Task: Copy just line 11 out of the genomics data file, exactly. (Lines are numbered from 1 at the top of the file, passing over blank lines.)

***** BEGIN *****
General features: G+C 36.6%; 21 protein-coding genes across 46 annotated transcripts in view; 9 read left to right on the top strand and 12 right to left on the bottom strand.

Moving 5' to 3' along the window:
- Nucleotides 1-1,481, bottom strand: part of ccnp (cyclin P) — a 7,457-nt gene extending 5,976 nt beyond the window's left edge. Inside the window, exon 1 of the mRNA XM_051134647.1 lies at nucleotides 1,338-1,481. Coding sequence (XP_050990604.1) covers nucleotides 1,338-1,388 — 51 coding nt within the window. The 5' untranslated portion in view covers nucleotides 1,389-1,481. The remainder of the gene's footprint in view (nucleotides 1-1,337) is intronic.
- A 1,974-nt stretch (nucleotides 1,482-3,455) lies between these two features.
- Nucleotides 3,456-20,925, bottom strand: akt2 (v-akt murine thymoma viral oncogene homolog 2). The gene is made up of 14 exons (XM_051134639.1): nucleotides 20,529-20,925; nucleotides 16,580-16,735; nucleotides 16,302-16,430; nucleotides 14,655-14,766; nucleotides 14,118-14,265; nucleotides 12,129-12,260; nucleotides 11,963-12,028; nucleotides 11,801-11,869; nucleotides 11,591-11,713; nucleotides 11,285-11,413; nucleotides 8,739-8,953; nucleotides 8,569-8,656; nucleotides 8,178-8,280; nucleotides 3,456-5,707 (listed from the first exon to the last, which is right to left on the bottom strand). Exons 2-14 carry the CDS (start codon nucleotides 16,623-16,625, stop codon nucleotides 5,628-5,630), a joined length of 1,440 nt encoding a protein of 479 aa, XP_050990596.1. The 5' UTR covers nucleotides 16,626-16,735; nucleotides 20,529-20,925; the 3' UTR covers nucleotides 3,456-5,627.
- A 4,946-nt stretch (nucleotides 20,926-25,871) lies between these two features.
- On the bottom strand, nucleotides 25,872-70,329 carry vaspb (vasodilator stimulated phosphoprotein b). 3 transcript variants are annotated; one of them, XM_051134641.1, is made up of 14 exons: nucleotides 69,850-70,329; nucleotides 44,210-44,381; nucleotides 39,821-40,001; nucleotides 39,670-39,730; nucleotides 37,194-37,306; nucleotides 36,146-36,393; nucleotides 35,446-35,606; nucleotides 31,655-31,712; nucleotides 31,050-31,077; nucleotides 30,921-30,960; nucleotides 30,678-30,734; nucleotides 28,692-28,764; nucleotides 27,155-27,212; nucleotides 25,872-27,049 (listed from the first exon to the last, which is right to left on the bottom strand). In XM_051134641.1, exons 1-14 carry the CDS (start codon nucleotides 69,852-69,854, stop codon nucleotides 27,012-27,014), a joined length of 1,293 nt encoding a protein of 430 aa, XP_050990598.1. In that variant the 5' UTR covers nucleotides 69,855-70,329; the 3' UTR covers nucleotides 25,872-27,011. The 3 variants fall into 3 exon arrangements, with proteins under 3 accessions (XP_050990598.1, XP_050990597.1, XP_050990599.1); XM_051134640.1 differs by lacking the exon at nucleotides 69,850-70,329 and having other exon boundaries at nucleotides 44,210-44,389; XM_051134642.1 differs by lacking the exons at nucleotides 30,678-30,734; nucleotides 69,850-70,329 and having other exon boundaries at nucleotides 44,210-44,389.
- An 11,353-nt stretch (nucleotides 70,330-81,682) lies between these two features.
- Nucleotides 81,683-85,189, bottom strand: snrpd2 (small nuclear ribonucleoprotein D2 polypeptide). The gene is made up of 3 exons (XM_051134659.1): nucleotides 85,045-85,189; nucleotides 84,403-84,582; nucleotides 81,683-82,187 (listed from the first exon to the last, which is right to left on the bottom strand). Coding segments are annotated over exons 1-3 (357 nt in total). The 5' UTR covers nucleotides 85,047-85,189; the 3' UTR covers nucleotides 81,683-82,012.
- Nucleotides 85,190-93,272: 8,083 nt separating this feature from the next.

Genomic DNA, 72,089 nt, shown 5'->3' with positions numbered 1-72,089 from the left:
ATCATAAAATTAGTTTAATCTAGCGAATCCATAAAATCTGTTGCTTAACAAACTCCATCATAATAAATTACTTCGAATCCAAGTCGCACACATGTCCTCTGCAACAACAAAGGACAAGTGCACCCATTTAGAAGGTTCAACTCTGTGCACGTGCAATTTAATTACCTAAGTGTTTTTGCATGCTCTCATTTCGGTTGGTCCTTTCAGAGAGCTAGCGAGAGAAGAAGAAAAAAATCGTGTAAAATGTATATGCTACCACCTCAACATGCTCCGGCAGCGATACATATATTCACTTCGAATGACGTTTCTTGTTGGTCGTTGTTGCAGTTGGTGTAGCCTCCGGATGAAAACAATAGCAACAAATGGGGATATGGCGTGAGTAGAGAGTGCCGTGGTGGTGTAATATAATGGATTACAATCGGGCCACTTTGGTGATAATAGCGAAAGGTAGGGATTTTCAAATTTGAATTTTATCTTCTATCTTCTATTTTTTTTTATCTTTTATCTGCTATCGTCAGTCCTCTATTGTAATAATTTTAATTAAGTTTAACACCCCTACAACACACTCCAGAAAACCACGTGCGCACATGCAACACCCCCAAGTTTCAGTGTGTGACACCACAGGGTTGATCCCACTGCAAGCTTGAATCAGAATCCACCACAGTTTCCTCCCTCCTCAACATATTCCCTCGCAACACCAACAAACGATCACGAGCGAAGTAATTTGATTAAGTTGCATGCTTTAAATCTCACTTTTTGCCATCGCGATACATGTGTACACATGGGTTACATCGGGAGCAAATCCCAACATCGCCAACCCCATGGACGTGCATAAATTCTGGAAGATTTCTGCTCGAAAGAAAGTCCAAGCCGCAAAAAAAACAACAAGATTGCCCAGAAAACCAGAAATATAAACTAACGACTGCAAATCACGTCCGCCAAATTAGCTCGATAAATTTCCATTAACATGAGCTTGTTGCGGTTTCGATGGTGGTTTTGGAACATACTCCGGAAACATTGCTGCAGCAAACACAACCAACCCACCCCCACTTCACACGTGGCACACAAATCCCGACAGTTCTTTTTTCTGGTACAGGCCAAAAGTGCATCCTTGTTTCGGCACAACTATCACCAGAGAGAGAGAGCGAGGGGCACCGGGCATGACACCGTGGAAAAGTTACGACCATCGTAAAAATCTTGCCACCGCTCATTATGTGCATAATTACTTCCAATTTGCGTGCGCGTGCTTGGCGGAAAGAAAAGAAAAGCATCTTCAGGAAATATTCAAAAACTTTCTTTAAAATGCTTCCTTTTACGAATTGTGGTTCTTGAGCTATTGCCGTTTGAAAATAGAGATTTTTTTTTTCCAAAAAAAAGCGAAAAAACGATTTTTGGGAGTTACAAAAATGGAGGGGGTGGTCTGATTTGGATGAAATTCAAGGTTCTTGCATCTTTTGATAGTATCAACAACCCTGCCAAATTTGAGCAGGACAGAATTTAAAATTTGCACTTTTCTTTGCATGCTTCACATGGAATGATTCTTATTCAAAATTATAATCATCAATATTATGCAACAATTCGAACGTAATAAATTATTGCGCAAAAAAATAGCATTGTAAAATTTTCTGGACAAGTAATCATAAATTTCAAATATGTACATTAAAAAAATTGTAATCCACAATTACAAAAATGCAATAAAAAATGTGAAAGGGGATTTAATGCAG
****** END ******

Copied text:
Genomic DNA, 72,089 nt, shown 5'->3' with positions numbered 1-72,089 from the left: